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The Last Jew of Afghanistan and His Almost-Vanished Community

Since the death of his coreligionist (and rival) Isaak Levi, Zebulon Simentov has been the last Jew in Afghanistan. He still makes a living as a kosher butcher (local Muslims consider his meat halal) and as the proprietor of a kebab restaurant. He also gives interviews for a fee. In telling his story, Emran Feroz also offers highlights from the history of a once-sizable community:

On Flower Sellers’ Street, in the Kabul district of Shar-e Nao, everyone knows Zebulon Simentov—Zebulon the Jew, as most people here call him. . . . It is thought that 40,000 Jews were still living in Afghanistan in the 1930s. In the majority-Muslim nation, the minority was not only tolerated, but also enjoyed a special status. To this day, people retell legends claiming that the Pashtun, [the country’s dominant ethnic group], were originally descended from one of the lost tribes of Israel.

Ethnically speaking, however, the Afghan Jews were not Pashtun, but Persian speakers. More specifically the people in question are Bukharan [i.e., Central Asian] Jews who settled in Afghanistan centuries ago, primarily in the western part of the country, in the region around Herat. . . .

A large number of Afghan Jews emigrated upon the foundation of Israel, but many also remained. . . . It wasn’t until the start of the Soviet invasion of 1979 and the ensuing years of devastation that the Jewish population shrank rapidly. Most of them emigrated to Israel and the United States.

Read more at Qantara

More about: Afghanistan, Bukharan Jews, Jewish World, Mizrahi Jewry

Israel’s Economy Thrives While the Middle East Disintegrates

Jan. 19 2018

Now that the data have come in from 2017, it is clear that the Israeli economy had another successful year, expanding at a rate higher than that of any other advanced country. Israel’s per-capita GDP also grew, placing it above those of France and Japan. Daniel Kryger notes some of the implications regarding the Jewish state’s place in the Middle East:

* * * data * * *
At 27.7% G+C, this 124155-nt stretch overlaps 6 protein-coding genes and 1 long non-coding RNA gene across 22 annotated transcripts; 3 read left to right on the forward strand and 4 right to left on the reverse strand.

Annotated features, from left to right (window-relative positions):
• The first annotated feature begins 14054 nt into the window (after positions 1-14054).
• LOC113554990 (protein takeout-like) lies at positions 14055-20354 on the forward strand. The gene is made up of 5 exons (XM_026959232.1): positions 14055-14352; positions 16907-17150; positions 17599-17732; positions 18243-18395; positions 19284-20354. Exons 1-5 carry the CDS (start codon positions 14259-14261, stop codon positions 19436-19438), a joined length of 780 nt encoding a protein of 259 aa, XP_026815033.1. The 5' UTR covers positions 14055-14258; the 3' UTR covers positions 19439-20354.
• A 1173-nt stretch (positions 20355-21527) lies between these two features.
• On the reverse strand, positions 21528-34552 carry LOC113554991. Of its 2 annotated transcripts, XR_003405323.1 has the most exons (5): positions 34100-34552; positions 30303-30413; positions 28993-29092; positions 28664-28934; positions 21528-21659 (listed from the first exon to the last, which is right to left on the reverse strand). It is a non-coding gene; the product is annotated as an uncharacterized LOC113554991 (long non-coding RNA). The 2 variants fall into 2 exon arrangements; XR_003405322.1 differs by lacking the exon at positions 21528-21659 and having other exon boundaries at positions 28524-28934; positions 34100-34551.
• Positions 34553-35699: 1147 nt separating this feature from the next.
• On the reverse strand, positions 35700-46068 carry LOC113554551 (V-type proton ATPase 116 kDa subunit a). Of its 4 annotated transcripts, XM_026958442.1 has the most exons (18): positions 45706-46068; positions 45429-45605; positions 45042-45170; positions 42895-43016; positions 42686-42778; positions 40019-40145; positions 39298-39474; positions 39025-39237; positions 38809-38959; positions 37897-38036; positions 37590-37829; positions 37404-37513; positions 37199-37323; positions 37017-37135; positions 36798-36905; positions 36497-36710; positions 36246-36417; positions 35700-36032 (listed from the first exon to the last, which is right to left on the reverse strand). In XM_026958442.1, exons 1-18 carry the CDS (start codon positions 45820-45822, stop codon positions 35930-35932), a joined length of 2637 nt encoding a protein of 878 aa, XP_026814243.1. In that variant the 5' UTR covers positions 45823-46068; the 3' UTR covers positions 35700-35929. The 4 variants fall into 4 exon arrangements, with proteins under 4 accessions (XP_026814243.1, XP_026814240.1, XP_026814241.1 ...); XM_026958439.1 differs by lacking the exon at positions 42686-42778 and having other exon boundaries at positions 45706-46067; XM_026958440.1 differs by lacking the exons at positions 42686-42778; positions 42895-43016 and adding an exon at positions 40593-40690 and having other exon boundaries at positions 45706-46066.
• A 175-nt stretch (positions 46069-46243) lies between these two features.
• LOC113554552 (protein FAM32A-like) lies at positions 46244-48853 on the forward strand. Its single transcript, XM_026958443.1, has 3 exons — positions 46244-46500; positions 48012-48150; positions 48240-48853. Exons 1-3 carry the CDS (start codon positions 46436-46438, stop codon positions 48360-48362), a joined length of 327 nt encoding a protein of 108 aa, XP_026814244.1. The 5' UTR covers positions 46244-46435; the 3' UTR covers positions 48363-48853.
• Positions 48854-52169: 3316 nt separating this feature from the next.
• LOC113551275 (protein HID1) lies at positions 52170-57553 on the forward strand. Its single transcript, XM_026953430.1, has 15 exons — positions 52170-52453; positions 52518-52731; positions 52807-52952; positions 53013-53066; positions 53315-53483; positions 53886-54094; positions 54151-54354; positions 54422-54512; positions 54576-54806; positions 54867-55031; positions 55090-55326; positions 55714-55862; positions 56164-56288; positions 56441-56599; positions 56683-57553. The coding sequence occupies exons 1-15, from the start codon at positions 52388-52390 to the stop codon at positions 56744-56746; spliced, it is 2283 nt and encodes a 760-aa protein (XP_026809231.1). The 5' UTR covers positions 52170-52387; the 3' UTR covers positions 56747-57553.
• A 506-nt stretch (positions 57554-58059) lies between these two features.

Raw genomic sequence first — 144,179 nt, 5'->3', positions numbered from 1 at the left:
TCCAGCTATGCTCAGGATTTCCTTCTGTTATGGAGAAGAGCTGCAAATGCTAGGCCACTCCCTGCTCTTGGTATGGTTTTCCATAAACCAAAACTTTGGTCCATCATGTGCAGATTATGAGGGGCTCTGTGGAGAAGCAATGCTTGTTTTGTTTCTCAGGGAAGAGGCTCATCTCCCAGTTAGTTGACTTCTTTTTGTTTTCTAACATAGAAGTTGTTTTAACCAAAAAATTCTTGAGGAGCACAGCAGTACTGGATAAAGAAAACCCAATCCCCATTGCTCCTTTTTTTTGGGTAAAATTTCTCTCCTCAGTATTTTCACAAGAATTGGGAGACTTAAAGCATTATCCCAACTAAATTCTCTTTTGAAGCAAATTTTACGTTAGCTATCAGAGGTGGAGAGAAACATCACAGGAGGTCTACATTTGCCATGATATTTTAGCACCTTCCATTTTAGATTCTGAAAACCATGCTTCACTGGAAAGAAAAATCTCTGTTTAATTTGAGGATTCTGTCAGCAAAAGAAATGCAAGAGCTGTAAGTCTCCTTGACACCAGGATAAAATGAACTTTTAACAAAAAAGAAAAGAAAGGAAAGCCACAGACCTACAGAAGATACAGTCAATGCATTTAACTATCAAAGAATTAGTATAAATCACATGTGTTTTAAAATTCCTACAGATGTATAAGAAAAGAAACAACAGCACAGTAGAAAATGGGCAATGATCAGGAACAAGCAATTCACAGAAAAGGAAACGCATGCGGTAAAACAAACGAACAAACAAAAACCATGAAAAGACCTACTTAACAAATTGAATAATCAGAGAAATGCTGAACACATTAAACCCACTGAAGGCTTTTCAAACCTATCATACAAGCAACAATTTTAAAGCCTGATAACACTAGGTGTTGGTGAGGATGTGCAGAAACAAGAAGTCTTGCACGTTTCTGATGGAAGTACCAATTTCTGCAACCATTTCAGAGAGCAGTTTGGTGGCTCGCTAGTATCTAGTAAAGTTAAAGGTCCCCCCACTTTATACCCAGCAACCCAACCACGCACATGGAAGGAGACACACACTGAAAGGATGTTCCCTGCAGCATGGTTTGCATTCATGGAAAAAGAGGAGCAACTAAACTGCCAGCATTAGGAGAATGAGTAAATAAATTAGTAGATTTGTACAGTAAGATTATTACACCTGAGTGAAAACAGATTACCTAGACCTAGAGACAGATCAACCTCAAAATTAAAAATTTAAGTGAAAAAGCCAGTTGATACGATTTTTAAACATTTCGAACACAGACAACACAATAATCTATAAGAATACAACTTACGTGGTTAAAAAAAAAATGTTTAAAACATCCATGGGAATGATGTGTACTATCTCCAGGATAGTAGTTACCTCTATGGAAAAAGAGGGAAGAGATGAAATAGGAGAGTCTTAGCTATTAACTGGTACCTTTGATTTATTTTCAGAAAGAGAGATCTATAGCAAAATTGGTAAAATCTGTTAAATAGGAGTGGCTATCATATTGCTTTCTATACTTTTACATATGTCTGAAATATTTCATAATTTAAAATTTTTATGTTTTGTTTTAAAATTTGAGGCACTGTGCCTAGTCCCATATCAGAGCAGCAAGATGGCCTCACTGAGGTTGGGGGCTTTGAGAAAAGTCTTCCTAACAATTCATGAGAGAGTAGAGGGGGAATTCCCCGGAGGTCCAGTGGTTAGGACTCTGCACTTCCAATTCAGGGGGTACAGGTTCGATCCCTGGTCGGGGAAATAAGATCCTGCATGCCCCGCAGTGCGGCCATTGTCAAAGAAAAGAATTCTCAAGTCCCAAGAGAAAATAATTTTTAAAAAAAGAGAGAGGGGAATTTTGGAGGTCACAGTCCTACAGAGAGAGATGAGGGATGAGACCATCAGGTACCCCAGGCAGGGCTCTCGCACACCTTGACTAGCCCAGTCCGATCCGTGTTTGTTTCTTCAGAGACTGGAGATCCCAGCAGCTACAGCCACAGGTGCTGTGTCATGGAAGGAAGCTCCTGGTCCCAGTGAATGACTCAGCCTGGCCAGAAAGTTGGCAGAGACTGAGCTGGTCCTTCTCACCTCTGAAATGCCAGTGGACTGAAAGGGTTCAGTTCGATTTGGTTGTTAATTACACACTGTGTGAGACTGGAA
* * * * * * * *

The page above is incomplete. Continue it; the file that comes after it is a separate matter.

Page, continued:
The contrast between first-world Israel and the surrounding third-world Arab states is larger today than ever before. Israel’s GDP per capita is almost twenty times the GDP per capita of impoverished Egypt and five times larger than semi-developed Lebanon.

Like any human project, Israel is a never-ending work in progress and much work remains to integrate ḥaredi Jews and Israeli Arabs into Israel’s knowledge economy. Properly addressing Israel’s high costs of living requires more economic and legislative reforms and breaking up inefficient oligopolies that keep the prices artificially high. However, by any standard, the reborn Jewish state is a remarkable success story. . . .

Much has changed since OPEC launched its oil embargo against the West after the failed Arab aggression against Israel in October 1973. Before the collapse of the pro-Arab Soviet empire, China and India had no official ties with Israel and many Western and Japanese companies avoided doing business with Israel. Collapsing oil prices have dramatically eroded the power of oil-producing countries. It has become obvious that the future belongs to those who innovate, not those who happen to sit on oil. Israel has today strong commercial ties with China and a thriving partnership with India. Business delegations from Jamaica to Japan are eager to do business with Israel and benefit from Israel’s expertise. . . .

[For its part], the boycott, divest, and sanction (BDS) movement may bully Jewish and pro-Israel students on Western campuses. However, in real life, BDS stands no chance of succeeding against Israel. The reason is simple: reborn Israel has . . . become too valuable a player in the global economy.

Read more at Mida

More about: BDS, Israel & Zionism, Israeli economy, Middle East, OPEC